The fundamentals are looking good: strong corporate profits, a job market in high gear and tame inflation. What could go wrong? Plenty. The escalation of trade disputes, overzealous monetary policy and geopolitical tensions are clouds on the horizon. Find out what we envision for the rest of 2018.

The underperformance of foreign markets is due mostly to the strength of the US dollar, which we think could prove temporary in light of rising US inflation, deficits, and flattening of the yield curve (short-term rates rising faster than longer-term rates).

A tight labor market makes it more likely that inflation will begin to rise faster than 2% annually, providing cause for the Federal Reserve to continue raising interest rates. We expect a rate increase mid-June and at least one more by year-end.

US equities could continue to rise in 2018 on big earnings gains vs. 2017, plus a near-term rebound in economic growth. A major concern: the potential for rising interest rates as the Federal Reserve tries to fend off the inflationary effects of a tight labor market amid an expanding economy.

The near-term outlook for markets and the economy is good, boosted by the 2017 tax cuts. Longer term, however, we think markets are particularly vulnerable to a dramatic increase in interest rates. We discuss the factors driving interest rates higher, and how we have positioned LNWM portfolios as a result.

There are valid reasons for the drop in US equities so far in 2018 — profit taking, concern about trade wars and potentially stricter regulation of US tech giants. Underlying these headlines we see a stable US economy in the late stages of expansion that should continue to provide near-term opportunities for return, albeit with higher volatility.

Higher stock market volatility is likely to become the norm as uncertainty about the pace of interest rate increases around the globe remains at the forefront of investors’ minds. Additionally, a risk we identified earlier this year — the potential for protectionist US trade policies, such as high tariffs that disrupt markets — has increased.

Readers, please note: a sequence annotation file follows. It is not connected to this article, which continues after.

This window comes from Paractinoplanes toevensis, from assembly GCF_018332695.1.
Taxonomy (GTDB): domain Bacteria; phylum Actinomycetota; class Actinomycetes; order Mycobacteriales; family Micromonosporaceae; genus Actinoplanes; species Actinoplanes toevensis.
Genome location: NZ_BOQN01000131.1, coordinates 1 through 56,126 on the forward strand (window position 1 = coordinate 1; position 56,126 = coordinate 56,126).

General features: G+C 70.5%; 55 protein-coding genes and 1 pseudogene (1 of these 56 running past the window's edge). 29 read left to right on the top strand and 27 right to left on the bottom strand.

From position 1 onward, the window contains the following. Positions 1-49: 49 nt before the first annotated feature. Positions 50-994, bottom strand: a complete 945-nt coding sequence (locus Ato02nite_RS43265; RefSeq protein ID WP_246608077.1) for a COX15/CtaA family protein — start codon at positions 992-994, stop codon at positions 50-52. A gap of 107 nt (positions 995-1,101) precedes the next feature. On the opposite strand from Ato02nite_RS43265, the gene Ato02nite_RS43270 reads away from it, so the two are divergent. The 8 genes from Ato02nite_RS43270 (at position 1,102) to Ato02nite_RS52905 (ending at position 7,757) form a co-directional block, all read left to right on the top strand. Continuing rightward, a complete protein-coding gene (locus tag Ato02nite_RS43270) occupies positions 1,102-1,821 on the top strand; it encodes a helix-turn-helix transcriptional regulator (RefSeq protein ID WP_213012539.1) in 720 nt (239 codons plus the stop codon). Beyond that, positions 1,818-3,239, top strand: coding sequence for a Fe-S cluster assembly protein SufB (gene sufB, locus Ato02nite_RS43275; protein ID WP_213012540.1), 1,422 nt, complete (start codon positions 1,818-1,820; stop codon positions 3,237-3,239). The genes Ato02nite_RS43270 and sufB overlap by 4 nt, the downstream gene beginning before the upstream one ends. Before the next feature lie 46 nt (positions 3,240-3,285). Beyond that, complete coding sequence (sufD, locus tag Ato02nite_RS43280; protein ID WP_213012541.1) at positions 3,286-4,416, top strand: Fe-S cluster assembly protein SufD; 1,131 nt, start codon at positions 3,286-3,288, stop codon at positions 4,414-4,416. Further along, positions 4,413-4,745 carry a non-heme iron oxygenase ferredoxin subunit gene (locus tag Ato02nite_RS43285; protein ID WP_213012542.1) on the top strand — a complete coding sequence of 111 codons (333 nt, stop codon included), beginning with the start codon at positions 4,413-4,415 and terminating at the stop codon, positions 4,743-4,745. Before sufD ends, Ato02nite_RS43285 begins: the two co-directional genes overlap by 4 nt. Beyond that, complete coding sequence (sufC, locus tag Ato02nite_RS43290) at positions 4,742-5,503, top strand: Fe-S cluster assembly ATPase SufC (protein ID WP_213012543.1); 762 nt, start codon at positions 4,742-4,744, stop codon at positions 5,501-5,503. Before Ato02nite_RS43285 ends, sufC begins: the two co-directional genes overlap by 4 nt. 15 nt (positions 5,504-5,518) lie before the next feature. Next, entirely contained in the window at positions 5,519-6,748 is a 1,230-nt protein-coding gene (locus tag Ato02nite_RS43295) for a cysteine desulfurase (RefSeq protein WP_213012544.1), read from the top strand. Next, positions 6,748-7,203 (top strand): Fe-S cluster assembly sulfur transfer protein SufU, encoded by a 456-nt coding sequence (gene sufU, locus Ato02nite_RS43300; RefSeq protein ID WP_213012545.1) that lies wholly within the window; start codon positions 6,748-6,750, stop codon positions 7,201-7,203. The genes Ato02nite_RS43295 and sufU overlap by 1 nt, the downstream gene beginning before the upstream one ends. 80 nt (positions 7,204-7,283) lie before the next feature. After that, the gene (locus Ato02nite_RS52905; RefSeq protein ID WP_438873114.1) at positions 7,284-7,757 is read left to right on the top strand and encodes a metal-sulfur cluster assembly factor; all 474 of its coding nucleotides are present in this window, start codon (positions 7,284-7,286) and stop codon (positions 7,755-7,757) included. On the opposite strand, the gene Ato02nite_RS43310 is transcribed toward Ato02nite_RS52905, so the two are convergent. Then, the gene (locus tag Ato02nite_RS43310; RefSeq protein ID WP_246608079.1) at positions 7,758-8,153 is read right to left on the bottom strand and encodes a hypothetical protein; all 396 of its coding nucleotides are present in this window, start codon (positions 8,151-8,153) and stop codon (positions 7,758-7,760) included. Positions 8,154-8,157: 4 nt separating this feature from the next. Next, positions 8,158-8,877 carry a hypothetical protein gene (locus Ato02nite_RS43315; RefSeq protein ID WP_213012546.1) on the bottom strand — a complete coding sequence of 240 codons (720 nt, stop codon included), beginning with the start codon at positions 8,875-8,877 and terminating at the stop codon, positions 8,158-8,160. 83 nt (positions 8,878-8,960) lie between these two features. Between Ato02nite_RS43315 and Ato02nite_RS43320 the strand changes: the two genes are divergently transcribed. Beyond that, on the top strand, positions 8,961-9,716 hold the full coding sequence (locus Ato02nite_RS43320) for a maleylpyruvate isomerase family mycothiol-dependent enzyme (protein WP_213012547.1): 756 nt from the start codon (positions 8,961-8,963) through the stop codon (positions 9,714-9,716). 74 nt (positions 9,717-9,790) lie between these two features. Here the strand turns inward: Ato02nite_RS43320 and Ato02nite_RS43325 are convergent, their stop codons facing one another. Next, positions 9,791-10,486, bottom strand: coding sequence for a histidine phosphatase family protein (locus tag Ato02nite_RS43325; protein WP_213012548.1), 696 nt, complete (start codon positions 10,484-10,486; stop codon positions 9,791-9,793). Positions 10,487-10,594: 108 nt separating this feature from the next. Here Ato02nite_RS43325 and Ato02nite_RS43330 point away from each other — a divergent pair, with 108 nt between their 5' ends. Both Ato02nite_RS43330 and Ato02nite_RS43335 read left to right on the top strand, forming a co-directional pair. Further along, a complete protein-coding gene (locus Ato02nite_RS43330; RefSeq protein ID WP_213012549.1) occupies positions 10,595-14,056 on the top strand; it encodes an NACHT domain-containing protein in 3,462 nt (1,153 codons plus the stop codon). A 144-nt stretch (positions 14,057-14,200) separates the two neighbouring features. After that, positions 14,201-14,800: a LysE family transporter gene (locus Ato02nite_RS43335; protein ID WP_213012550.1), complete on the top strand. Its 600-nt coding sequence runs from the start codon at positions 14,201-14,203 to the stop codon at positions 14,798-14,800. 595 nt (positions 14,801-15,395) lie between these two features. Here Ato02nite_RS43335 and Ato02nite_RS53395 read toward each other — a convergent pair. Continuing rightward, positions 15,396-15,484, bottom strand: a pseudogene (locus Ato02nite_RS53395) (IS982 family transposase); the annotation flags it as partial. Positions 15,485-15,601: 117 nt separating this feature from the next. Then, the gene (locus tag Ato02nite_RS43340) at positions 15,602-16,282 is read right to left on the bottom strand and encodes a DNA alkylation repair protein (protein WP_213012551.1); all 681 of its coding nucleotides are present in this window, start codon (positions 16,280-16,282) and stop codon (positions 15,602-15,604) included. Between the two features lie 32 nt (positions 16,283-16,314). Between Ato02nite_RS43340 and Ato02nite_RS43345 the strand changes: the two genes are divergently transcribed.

As goes January, so goes the year? Current market and economic fundamentals support a positive finish for 2018. However, we think inflation is a rising risk for both stock and bond valuations. In fixed income, our focus on strategies less vulnerable to rising interest rates is proving to be beneficial. In equities, we are adding positions likely to benefit from inflation, such as infrastructure and commodities.

Tax cuts are likely to boost the US economy even more, resulting in rising stock prices (at least in the near term), higher inflation and interest rates. Find out about the adjustments we are making to LNWM portfolios to prepare for the shifts in US monetary and fiscal policy as we head into 2018.

Heading into 2018, we are not reducing our overall allocation to global equities. We do expect to shift our equity mix to incorporate sectors that offer value and are likely to benefit from a pickup in inflation.

We expect strong Q4 economic growth and corporate earnings to support equity markets through 2017. However, given higher valuations and more difficult earnings comparisons in 2018, we continue to evaluate more defensive positioning.